CallisonRTKL, a global cultural agency specialising in architecture, planning and design, has published a report forecasting the future of hospitality and the key factors that will shape guest expectations in 2022.
According to the report, guest expectations have shifted. The most prioritised luxury is personal wellness with an increased linkage to holistic health and the sustainability of places visited. Guests in 2022, more likely to be domestic than international, will mix business with pleasure and favour places that allow them to work when needed during their stay.
While many had expected business travel to lag behind leisure, business travel expenditure in the Middle East is forecast to rise by 32% in 2022, following a predicted 49% increase during 2021, according to a report by the World Travel & Tourism Council (WTTC) published in November 2021.
As these lines continue to blur, a different set of hospitality amenities are emerging and bringing with them buildings that will play a more active role in facilitating this new hybrid lifestyle.
Prodipto Ghosh, Principal at CRTKL commented: “With hotel demand across the majority of Middle East and North Africa (MENA) markets expected to achieve parity with 2019 levels of performance in 2022, hospitality assets and experiences must be refreshed in line with new guest expectations. The demands placed on the sector have changed - guests now have a stronger environmental and ethical conscience, they are making more sustainable travel choices, investing in local tourism and seeking authentic cultural experiences that provide a true sense of place. At CRTKL, we are transforming hotels and resorts with designs that introduce new revenue streams, monetise underutilised space and advance upon Environmental, Social and Governance (ESG) criteria.”
According to the report, three new concepts are driving the hospitality market:
1. Shifting guest expectations
The guest of 2022 will come seeking experiences and activities, not just views. With guests expecting to Work From Anywhere (WFA) and commercial real estate under stress, new demand is being created for hybrid hospitality/workspaces in central locations. Guests now also expect all hospitality services to be accessible via smartphone and to have the option of a completely contactless experience.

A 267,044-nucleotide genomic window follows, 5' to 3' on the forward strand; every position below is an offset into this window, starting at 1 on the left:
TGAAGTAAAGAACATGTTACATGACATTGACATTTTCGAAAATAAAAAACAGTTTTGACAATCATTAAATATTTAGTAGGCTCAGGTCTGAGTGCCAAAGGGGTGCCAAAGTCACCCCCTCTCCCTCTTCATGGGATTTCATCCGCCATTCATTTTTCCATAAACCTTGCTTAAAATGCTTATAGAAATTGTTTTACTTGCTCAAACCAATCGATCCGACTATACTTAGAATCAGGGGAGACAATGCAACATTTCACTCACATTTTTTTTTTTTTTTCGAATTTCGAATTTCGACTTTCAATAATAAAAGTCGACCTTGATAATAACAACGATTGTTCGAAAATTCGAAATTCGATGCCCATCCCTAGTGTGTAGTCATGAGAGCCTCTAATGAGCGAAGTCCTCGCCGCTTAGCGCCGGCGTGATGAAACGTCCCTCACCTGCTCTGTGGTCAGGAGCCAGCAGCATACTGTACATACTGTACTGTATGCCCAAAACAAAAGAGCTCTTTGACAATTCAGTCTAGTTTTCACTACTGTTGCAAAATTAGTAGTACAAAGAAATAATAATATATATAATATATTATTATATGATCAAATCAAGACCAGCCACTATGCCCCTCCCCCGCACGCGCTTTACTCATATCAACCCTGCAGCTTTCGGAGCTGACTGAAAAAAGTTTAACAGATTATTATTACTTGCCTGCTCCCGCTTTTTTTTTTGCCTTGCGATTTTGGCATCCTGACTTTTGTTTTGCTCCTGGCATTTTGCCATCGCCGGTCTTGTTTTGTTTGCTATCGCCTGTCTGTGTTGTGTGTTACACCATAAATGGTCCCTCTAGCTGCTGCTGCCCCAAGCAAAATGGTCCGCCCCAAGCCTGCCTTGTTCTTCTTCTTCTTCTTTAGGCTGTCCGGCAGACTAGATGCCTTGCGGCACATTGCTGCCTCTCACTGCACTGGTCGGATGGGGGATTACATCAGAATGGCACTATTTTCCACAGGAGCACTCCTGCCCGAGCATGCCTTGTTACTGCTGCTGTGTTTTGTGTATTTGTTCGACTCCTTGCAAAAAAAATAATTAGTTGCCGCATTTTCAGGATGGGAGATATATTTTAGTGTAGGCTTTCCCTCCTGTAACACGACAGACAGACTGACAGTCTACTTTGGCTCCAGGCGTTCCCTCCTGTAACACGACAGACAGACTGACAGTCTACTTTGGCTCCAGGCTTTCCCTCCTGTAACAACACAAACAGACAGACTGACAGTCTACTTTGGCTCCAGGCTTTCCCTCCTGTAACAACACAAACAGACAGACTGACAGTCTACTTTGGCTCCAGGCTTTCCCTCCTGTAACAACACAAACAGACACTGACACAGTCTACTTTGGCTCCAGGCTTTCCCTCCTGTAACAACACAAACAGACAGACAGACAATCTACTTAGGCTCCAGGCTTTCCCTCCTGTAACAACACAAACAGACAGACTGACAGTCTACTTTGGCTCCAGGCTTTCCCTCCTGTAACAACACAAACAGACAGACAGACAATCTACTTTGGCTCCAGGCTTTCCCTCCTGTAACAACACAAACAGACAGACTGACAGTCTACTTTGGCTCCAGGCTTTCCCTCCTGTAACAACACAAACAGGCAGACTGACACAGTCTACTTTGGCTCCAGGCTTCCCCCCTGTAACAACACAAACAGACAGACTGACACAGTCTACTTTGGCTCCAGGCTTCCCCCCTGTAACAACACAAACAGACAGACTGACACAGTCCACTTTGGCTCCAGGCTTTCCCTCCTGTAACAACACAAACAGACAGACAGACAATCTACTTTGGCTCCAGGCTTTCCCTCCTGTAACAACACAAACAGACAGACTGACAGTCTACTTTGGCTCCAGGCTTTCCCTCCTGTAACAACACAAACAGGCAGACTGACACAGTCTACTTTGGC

2. Opportunities for revenue generation beyond guestrooms
More than just ‘heads in beds,’ there are many opportunities for revenue generation beyond guestrooms. Hospitality in 2022 is about monetising-underutilised portions of the property with dual purposes for lobbies, food and beverage areas, conference rooms and leisure centres. Introducing flexibility into the rental model will also attract new audiences. Daytime room rates can appeal to those looking for private workspaces, while longer-term leases for serviced and branded apartments will create a more blended residential offer.
3. Food and Beverage (F&B) as a catalyst for hotel recovery
F&B offerings are recognised as an essential contributor to a hotel’s positioning within the market. While consumers are becoming increasingly discerning, F&B presents hotels with unlimited opportunities for additional revenue sources. While bars often lack underutilised space, kitchens have far more capacity than most would think. There is usually enough space to create other food programs and integrate ghost kitchens into the existing kitchen area. Kitchen takeovers, culinary classes, and pop-up collaborations with local institutions and chefs can also strengthen community ties and create stronger referral business.
To view the full report, click this link.